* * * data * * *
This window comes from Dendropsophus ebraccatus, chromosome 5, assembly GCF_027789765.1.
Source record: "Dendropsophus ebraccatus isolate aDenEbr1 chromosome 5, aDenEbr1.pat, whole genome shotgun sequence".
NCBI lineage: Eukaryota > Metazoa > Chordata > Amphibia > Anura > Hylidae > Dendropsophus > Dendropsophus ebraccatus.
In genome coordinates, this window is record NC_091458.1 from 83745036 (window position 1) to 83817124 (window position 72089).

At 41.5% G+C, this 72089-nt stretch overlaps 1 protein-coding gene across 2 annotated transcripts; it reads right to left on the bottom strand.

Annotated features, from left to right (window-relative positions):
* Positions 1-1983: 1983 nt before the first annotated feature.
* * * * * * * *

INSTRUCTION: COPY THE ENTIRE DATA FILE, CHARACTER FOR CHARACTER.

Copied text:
This window comes from Dendropsophus ebraccatus, chromosome 5, assembly GCF_027789765.1.
Source record: "Dendropsophus ebraccatus isolate aDenEbr1 chromosome 5, aDenEbr1.pat, whole genome shotgun sequence".
NCBI lineage: Eukaryota > Metazoa > Chordata > Amphibia > Anura > Hylidae > Dendropsophus > Dendropsophus ebraccatus.
In genome coordinates, this window is record NC_091458.1 from 83745036 (window position 1) to 83817124 (window position 72089).

At 41.5% G+C, this 72089-nt stretch overlaps 1 protein-coding gene across 2 annotated transcripts; it reads right to left on the bottom strand.

Annotated features, from left to right (window-relative positions):
* Positions 1-1983: 1983 nt before the first annotated feature.